Confederate Heritage Has Its Day at Stone Mountain

Jonathan Lee Krohn is posting some wonderful photographs on his Twitter feed at Stone Mountain, Georgia, where a Confederate flag rally is underway. It looks like everyone is having a good time. As to what exactly is being commemorated…well…that has yet to be determined.




Let’s hope no one gets hurt today.

25 thoughts on “Confederate Heritage Has Its Day at Stone Mountain

  1. Annette Jackson

    So in other words a political & religious rally calling its self a heritage commemoration. My belief is leave the Confederate monuments in place and use them as a teaching tool about how things went so wrong in this nation. The flags need to be in museums and never flown on state or federal property, but private citizens are a different matter. At least I know who to avoid!

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    1. Andy Hall

      So in other words a political & religious rally calling its self a heritage commemoration.

      To a large degree, that’s what modern Confederate Heritage™ movement is — the I-want-my-country-back! crowd, wrapping themselves in the Southern Cross and using their long-dead ancestors (literal or figurative) as validation for their own political/cultural/religious views. These people are doing exactly what their parents and grandparents did as part of the “massive resistance” movement in the South in the 1950s and 1960s.

      Go look up one of the (several) interviews done by Karen Cooper of the Virginia Flaggers — what she is actually torqued about is Obamacare and an intrusive federal government that won’t let her “smoke what I want to smoke“, and makes her pay taxes. Because, having to pay taxes is exactly like being a slave.

      The Confederate stuff is just window dressing.

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      1. Kevin Levin Post author

        If you really want to drive this point home just watch Karen Cooper’s address during Charlottesville’s open discussion about Lee-Jackson Day, which begins at the 01:34:27 mark. Notice Susan Hathaway covering her head shortly after Cooper begins. It’s priceless.

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        1. Annette Jackson

          I decided to pass on that treat…she was interviewed recently on one of the Richmond TV news programs and it was very very difficult to follow what she was attempting to articulate…

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  2. cagraham

    The pro-flag folks have a mosaic of causes and the historical Confederacy does not appear to be a priority aside from being a vague organizing principle. I see, for instance, references to God, sodomy, open carry, and Hank Williams, Jr.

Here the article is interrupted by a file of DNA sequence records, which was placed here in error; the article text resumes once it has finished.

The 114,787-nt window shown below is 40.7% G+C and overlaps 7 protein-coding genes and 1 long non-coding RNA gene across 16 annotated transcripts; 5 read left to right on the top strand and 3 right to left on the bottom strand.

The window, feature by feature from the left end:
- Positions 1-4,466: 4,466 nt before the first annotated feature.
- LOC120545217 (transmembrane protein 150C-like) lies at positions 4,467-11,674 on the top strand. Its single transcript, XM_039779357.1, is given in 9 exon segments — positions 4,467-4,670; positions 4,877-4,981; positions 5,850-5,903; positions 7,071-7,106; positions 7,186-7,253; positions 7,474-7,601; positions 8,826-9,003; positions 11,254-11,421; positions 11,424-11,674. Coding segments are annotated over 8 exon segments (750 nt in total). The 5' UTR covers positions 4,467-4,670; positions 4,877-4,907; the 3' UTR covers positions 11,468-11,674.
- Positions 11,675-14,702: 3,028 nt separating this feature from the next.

To what extent do we risk missing their point by insisting that this is a history thing, and not *primarily* a post-1960s Fox News culture war expression that utilizes history as nothing more than a signifier?

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  3. Boyd Harris

    Looks and sounds like to me that the Internet has just arrived to South Mountain. Only thing missing is an anti-vaccination person.

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  4. Msb

    Pardon my ignorance, but the carving looks like a bad cartoon. Is it better when seen on the spot? I’m no fan of those depicted, but Lee & Davis look awful.

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  5. David

    Let’s see…….that means confederate heritage is about: sodomy and abortion, the kkk, open carry guns and militias,, slavery, and secession…….so far. Oh, and a battle, (war), flag that belongs in museums. Can’t forget that. Love the “anti-vaccination” comment. Of course, we still have the anti-evolution, anti-science, and climate change deniers to go. Perhaps they’re saving them for the grand finale. I’m sure glad I’m not at stone mountain…….can you imagine picking today to visit there, unawares.

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    1. Marian Latimer

      I believe they hung the elephant http://blueridgecountry.com/archive/favorites/mary-the-elephant/ so the rest of them are staying away. As for Karen Cooper and Susan Hathaway, is it just me or does Miss Susan’s honeyed accent (as slight as it is) disappears as she speeds up to get all her comments in. I’m beginning to think that half of these clowns are just bad actors playing parts to get on You Tube. As for the acrobats, I think they’re off getting vaccinated.

      At some point, I would hope this would get old, but I doubt it. There are some real issues out there that these folks would be better served by focusing their energies on, but, hey, why do something about starving kids or senior citizens when you can throw a tantrum over a piece of cloth that became obsolescent a century and a half ago, and didn’t come back into said focus until the issues that the war behind that piece of cloth that remained unsolved were finally put into a movement and laws were passed much to the dismay of the losing side in the then century old conflict. No one is taking away their flags but they are taking away the hidden message behind it and sorry, they are not fooling anybody with this prolonged temper tantrum. There is no coincidence behind this at all, given the racial makeup of the executive branch of government in this country.